Last year, the movie “Bohemian Rhapsody” rocked the world with its telling of the story of Queen. This year, “Rocketman” dazzles and delights with its telling of the story of Elton John.
Directed by Dexter Fletcher, John’s story is brought to life with help from the legend himself, with John as an executive producer. It tells everything from his childhood talents and tribulations, to his drug-and-alcohol-induced fame and to his recovery in rehab.
John’s visit to rehab is how the movie begins, with him admitting himselfwhile wearing a bright orange jumpsuit, devil's horns and feathery wings. From there, the film continues as John recalls his life from memory as to how he ended up in rehab.
Caught between a full-on musical and movie, “Rocketman” impresses with its incorporation of John's hits with outstanding group dance numbers and bright, flashy costumes, including the recreation of some of John’s most iconic costumes himself — can someone say, sequined Dodgers outfit?
Sitting through the movie, it was hard not to sing along to the numerous classic jams it included. From the opening number “The Bitch Is Back,” to “Tiny Dancer” and “Bennie and the Jets,” to “Rocket Man,” it is impossible to not want to blare his whole discography on the drive home afterward.
The cast is phenomenal, with Taron Egerton putting together the most striking performance in the film as John. Egerton encompasses John flawlessly making it hard to spot too many differences.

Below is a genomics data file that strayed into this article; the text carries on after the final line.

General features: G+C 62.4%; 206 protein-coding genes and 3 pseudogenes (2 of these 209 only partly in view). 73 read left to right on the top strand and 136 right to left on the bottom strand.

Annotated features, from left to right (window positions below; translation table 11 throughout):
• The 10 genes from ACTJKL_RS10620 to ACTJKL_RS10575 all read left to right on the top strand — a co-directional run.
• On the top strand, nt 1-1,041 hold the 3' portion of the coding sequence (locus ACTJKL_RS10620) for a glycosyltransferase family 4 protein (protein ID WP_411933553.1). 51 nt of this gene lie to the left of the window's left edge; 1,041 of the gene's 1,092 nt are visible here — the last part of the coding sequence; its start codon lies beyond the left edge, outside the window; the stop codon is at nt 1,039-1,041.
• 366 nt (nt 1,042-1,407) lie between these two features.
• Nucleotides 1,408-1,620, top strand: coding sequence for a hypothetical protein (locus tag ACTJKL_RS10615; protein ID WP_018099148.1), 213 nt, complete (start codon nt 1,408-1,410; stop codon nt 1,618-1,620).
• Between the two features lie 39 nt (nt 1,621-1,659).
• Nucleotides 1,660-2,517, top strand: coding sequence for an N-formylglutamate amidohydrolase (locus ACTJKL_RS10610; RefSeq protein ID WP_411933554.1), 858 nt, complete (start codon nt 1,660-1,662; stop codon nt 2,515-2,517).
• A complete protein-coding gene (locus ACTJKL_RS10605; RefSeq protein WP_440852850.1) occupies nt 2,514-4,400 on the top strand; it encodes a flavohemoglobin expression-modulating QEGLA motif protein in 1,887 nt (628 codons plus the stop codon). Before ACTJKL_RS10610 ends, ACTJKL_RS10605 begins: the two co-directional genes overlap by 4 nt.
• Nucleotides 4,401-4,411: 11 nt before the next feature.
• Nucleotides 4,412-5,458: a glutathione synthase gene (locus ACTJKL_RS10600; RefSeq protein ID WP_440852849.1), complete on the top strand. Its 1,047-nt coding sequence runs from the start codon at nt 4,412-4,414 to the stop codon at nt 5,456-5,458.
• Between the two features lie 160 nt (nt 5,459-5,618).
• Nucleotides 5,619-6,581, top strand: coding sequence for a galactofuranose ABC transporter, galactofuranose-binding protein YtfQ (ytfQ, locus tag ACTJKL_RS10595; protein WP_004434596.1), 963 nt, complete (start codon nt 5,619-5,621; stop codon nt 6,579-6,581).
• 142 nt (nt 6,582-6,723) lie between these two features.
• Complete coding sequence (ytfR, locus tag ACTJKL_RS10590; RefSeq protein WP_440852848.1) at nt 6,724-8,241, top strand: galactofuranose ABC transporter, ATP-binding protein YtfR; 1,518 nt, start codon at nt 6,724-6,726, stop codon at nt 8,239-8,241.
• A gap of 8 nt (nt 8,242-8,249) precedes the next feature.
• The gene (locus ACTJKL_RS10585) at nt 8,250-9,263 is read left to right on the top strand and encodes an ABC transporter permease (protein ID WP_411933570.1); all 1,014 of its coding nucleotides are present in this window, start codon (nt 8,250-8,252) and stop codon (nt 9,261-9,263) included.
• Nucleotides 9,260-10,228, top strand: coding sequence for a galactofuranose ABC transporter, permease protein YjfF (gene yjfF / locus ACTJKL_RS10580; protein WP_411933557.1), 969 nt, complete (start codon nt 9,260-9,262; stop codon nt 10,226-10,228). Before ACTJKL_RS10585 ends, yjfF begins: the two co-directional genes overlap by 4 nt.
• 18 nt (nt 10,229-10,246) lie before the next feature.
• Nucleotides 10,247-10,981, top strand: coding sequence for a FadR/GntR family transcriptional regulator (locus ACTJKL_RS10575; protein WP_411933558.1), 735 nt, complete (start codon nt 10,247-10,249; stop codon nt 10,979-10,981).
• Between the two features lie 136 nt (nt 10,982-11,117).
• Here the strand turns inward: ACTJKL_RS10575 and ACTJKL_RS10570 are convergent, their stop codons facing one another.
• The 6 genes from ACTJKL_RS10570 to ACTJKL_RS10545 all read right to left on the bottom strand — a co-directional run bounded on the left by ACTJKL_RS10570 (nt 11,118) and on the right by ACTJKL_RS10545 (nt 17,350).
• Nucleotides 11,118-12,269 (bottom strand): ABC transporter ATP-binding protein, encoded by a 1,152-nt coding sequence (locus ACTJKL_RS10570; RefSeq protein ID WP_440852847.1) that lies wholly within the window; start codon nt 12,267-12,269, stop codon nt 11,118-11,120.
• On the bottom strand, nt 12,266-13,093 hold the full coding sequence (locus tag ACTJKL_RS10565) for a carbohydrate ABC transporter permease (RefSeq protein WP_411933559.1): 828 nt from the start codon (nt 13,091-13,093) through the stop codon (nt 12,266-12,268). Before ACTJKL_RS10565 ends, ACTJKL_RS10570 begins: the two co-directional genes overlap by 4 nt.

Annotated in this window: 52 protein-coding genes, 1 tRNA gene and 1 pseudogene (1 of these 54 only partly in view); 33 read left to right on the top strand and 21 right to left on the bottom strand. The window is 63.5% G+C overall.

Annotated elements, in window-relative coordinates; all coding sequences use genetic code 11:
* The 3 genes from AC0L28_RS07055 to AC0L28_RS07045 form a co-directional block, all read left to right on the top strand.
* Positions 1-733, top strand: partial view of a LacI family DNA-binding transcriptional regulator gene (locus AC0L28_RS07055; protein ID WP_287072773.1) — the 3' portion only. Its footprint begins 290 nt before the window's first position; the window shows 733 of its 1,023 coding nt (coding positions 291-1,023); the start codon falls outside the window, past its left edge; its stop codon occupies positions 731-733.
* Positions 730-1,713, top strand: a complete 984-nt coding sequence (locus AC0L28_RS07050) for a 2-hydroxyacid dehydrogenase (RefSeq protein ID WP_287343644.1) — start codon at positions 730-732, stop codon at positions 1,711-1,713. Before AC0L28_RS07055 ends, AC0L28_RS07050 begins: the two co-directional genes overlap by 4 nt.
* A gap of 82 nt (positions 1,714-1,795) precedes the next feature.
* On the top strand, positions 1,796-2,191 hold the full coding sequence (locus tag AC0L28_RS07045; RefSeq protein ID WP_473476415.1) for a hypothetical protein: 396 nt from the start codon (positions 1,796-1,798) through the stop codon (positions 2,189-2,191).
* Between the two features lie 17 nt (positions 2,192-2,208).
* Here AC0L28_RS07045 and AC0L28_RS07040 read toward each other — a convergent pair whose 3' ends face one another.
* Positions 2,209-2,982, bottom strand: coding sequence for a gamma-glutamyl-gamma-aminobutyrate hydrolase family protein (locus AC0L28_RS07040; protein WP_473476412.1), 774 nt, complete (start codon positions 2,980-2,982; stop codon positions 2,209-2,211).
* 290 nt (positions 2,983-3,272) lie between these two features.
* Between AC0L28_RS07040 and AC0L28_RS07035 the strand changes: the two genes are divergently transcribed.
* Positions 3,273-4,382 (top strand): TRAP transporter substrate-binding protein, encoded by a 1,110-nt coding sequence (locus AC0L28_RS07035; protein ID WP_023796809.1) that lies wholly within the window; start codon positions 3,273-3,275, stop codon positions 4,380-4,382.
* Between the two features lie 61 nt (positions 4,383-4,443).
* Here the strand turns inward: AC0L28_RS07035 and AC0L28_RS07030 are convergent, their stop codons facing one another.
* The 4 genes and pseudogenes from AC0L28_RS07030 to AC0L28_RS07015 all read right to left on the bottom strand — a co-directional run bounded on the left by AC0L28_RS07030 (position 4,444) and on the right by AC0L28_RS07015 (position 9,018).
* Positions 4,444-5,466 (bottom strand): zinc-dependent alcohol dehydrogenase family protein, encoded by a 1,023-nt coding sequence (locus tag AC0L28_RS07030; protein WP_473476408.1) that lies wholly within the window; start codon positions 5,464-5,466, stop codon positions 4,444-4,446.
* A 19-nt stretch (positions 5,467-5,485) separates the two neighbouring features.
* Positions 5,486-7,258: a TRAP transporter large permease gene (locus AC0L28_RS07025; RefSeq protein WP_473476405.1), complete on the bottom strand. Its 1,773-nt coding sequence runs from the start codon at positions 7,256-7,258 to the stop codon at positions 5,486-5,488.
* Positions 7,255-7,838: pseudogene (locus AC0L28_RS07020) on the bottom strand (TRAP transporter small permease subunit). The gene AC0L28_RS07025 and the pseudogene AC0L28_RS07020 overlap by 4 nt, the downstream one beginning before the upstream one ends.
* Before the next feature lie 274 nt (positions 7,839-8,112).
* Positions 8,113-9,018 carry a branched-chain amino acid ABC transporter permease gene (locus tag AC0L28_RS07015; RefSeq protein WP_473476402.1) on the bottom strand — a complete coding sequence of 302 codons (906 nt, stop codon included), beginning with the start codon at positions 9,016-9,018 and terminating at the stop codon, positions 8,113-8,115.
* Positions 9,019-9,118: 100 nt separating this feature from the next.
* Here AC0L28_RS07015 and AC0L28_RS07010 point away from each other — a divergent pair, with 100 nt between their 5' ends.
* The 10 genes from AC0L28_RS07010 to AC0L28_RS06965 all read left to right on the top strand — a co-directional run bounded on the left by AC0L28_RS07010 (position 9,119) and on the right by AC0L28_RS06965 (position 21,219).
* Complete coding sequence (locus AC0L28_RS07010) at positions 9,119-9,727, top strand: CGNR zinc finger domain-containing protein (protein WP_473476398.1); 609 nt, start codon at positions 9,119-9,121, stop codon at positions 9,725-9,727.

Other notable performances came from Bryce Dallas Howard who played the role of John’s unforgiving and apathetic mother, and Jamie Bell as John’s best friend and songwriter Bernie Taupin.
“Rocketman” was Elton John in movie form. It was full of flamboyant charm with glitz and glamor but with a dark inner story not many know about. The film highlighted Elton’s rough past with not only fame and drugs, but with his family and sexuality as well.
What makes “Rocketman” stand out from biopics like "Bohemian Rhapsody" is its focus on John's sexuality. Fletcher ensured that it was a major aspect of the film because John struggled with his sexuality and coming out during the height of his fame. To portray John honestly, his sexuality could not be implied or glazed over.
“Rocketman” doesn’t do much wrong. It is one of the few biopics that not only tells someone’s story, but really feels like someone’s story. It doesn’t shy away from his homosexuality — and shouldn’t — and is completely Elton John. It flies high.
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